Distributor: Double Nickel Entertainment
Director: Colin Trevorrow
Writer: Greg Hurwitz
Composer: Michael Giacchino
Starring: Naomi Watts, Jaeden Lieberher, Jacob Tremblay, Sarah Silverman
The Book of Henry is a 19-years-in-the-making film by Greg Hurwitz that was finally brought to life on screen by director Colin Trevorrow. The story centers around a notebook created by child genius Henry, which contains a plan for assassinating next-door-neighbor and abuser Glenn in Henry’s final effort to rescue Glenn’s stepdaughter, Christina. The long wait between its initial writing and eventual screening may have done the film a disservice, as it tries to cram in far too many storytelling angles to the point of losing any poignancy the story might have originally had.
Violence/Scary Images: A woman is shown being shoved around in a grocery store by her boyfriend. One character commits suicide, and while the shot is heard, the act itself is not seen. It’s implied that Christina is being physically abused by her stepfather, but it is not shown. A child dies onscreen from a medical condition.
Language/Crude Humor: All of the “milder” profanities are thrown around liberally. F**k, g*dd**n, and b**ch are each used once or twice. A lewd hand gesture is seen for a fairly lengthy amount of time.
Drug/Alcohol Reference: Susan and her friend Sheila drink regularly. Sheila is implied to be an alcoholic.
Sexual content: None.
Other negative content: For most of the movie, murder is viewed as an acceptable method for saving someone from an abusive situation.
Positive Content: There’s a message about helping others in need rather than being apathetic towards people’s misdeeds and suffering, an idea that Henry fiercely champions.
There’s been a fair amount of vitriol floating around concerning this movie, so as something of a counterpoint, I’ll start by saying that I was able to enjoy most of it, at least on a superficial level. I won’t argue that it’s a good movie–it isn’t–but I didn’t think it was quite the unwatchable dumpster fire it’s been heralded as. I’ve seen movies that made me seriously consider walking out of the theater for how awful and boring they were; The Book of Henry is not one of them.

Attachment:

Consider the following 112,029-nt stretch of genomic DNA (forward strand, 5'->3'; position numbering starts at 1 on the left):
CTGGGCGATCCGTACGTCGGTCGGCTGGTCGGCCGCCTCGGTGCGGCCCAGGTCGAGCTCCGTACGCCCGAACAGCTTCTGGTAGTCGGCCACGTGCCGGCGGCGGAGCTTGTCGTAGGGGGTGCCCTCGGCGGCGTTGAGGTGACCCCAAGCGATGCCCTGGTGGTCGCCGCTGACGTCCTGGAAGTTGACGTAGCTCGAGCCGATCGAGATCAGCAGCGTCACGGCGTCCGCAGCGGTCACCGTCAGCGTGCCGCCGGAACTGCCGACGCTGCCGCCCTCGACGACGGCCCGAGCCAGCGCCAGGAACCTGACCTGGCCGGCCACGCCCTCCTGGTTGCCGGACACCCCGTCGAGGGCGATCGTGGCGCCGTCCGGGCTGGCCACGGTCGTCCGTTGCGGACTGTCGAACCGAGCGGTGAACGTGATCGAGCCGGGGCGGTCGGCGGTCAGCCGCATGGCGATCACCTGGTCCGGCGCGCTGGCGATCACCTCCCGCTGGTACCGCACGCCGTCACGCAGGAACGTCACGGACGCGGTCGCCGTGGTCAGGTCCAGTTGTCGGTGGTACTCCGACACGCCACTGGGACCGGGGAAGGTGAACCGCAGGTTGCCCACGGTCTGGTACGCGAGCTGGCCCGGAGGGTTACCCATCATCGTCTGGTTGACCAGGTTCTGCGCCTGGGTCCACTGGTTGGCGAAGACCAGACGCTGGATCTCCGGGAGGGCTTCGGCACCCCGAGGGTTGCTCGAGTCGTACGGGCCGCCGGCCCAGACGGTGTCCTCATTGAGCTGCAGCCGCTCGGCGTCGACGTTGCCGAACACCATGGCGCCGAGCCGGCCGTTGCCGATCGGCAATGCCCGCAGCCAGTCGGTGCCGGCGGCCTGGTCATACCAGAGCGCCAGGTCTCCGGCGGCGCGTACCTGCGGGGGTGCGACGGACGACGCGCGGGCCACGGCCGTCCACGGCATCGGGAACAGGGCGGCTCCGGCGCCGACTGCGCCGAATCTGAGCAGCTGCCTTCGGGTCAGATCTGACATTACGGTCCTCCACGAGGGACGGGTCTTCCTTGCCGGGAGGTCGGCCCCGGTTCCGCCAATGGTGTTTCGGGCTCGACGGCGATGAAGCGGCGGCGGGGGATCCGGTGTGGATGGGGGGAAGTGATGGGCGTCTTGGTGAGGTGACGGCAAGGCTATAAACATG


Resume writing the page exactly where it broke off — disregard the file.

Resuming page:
When I first heard about the movie`s premise, I imagined it would be something in the vein of Big Fat Liar and Home Alone. Both of those were campy movies with outrageous plots that aimed to provide a sort of whimsical escapism. This movie, on the other hand, chooses to play everything completely straight. This approach could probably have worked and been interesting with a more compelling setup. Unfortunately, what we get is a weakly-developed plot that can’t move forward unless the characters’ decisions are senseless and stupid.
The premise is that child genius Henry has discovered that the girl next door is being physically abused by her stepfather, Glenn. Thus, after several failed attempts to alert authorities to this abuse, he develops an elaborate plan to kill Glenn in order to rescue Christina. Story-wise, the writers’ biggest and most ridiculous error is how they handle Susan’s reasoning for going along with Henry’s assassination plan. The rationale boils down to something along the lines of “calling Child Services didn’t work, so cold-blooded murder is all we’ve got left.” Even more egregious is that the movie then tries to convince the audience to agree with this line of thinking. It’s one thing to have a character make a foolish decision; it’s quite another to try to justify that decision. In this case, neither the character motivation nor the justification for it are done well.
Susan, in fact, is probably the movies’ single greatest weakness. All of the characters are one-dimensional plot vehicles, but Susan is the linchpin that connects all of the movie’s flaws. She spends the movie’s first half pretty much entirely subjugated to Henry and unable to think for herself. She has to, you see, because there’s no way that a mature, intelligent grownup would so easily latch onto a plan as short-sighted and childish as the one Henry concocts. If Susan could think or act like an adult, we couldn’t have our insane assassination storyline.